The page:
Round up #155: taxes in Europe, whispering to Alexa
The ILMK Round ups are short pieces which may or may not be expanded later.
“Let me whisper in your microphones…”
Did you know you can whisper to your
Sometimes, I go to bed after my Significant Other, and that means I’ll be turning off “Everything” (as I’ve taught our Echo to refer to the lights). If I speak normally to my Echo, it might be too loud and disturb my SO’s sleep. So, one night, I just tried whispering…and it worked! Of course, Alexa responded, but that wasn’t too bad…and I can just turn the volume down before bedtime.
Alexa is quite robust in understanding voices and decent at accents. One of the things that voice assistants will eventually learn is to recognize individual voices…but for now, it’s better that it is less precise (and therefore, able to understand more people).
11 Well-Read Facts About the Library of Congress
This was a fun “listicle” on mental_floss about the Library of Congress
It’s about the Library of Congress…and notes something I recently covered about Thomas Jefferson reinvigorating the LoC after it was burned by British troops in the War of 1812. By the way, that war (and future history) would have been quite different if they’d had modern communications tech (like cellphones). As I recall the story, the famous Battle of New Orleans (“In 1814, we took a little…along with Colonel Jackson down the mighty Mississipp”), which helped make Andrew Jackson a future President, took place after a peace treaty had been signed…but the combatants didn’t find out about it in time.
It Can’t Happen Here
There is often talk about whether or not a particular science fiction novel “successfully predicted the future”. I sometimes see it written as the novel having “gotten it wrong”. Well, first, science fiction isn’t futurism…it’s fiction. It usually isn’t trying to predict. It may be trying to extrapolate, but it isn’t like Criswell, proclaiming what will happen.
There is a type of novel, though, which is a cautionary tale…and there couldn’t be a much clearer title than
a 1935 work by Sinclair Lewis.
This was during the rise of fascism, and the book explored the idea of a charismatic politician gaining power in the USA.
The Kindle edition is selling quite well right now…with some people seeing it as predictive.
There are books that have predicted some things…I would say one of the most fascinating is Morgan Robertson’s book, which I wrote about here:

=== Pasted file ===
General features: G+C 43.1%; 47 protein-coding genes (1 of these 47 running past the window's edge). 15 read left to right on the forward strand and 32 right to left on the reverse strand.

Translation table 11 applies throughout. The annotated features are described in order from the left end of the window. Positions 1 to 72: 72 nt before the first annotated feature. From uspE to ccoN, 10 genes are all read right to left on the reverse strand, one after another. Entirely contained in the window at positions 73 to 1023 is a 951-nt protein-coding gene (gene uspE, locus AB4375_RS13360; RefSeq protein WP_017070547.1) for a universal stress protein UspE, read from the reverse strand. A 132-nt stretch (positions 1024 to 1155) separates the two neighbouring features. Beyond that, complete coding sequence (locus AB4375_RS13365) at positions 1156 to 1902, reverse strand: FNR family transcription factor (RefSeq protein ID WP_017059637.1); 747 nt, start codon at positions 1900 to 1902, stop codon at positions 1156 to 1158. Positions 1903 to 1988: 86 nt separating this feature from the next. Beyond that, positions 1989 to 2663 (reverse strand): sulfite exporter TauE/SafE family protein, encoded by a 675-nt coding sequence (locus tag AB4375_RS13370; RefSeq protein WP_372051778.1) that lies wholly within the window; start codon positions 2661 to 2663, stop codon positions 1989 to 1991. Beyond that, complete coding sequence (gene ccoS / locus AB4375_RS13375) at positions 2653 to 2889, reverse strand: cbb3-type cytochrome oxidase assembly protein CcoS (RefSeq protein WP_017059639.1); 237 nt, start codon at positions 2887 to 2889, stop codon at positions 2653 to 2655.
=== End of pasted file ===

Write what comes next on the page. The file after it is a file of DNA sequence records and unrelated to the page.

Undervaluing teen books?
I read books intended for lots of types of audiences, including children and teenagers. I think some of the best writing I’ve ever read was putatively for children.
Teen book author Lauren Oliver wrote:
in Bustle. It presents a rational argument that there are so many teen books, they shouldn’t all be condemned as the same.
It reminds me of Sturgeon’s Law, which is presented a lot of ways, but the story goes that someone said to famous science fiction author that “90% of science fiction is trash”, and Sturgeon responded, “90% of everything is trash.”
I do with Oliver hadn’t used a (very mild) obscenity towards the beginning of the article…most people wouldn’t mind, and I’ve read some quite strong words in young adult novels.
No tax cut for e-books in Europe
The European Called of Justice ruled that a lowered Value Added Tax on paperbooks needn’t also be applied to e-books.
The intent of the recently lowered taxes was to promote reading…but the court says that e-books are different enough that it doesn’t apply.
I had fun with these 17 rebuses that are clues to famous book titles:
I got them all, but a couple of them were a bit challenging.
Here, I’ll throw in one myself: what book title does this represent?
Youngest, Y-O-U-N-G-E-S-T, Youngest
I thought this was really cool!
Edith Fuller has qualified for the Scripps National Spelling Bee. Edith is the youngest person ever to qualify.
Would you believe 5?
Yep, five years old!
Many five year olds aren’t even reading smoothly…and yet, here is one who may outspell competitors three times as old.
HarperCollins celebrates an anniversary
While Edith Fuller gets credit for youth, HarperCollins, one of the Big 5 publishers, is celebrating a milestone…200 years!
Congratulations to them! They’ve been a leader in a lot of ways, and I think some people underestimate the robustness of some of the tradpubs (traditional publishers). They’ve seen many, many changes…not all of them will survive, and they may have to seriously adapt…but I think that some of the Big 5 will still be significant companies twenty years from now.
The publisher has an interesting anniversary site:
I particularly liked looking at the archives. 🙂
Have any thoughts on these stories? Feel free to let me and my readers know by commenting on this post.
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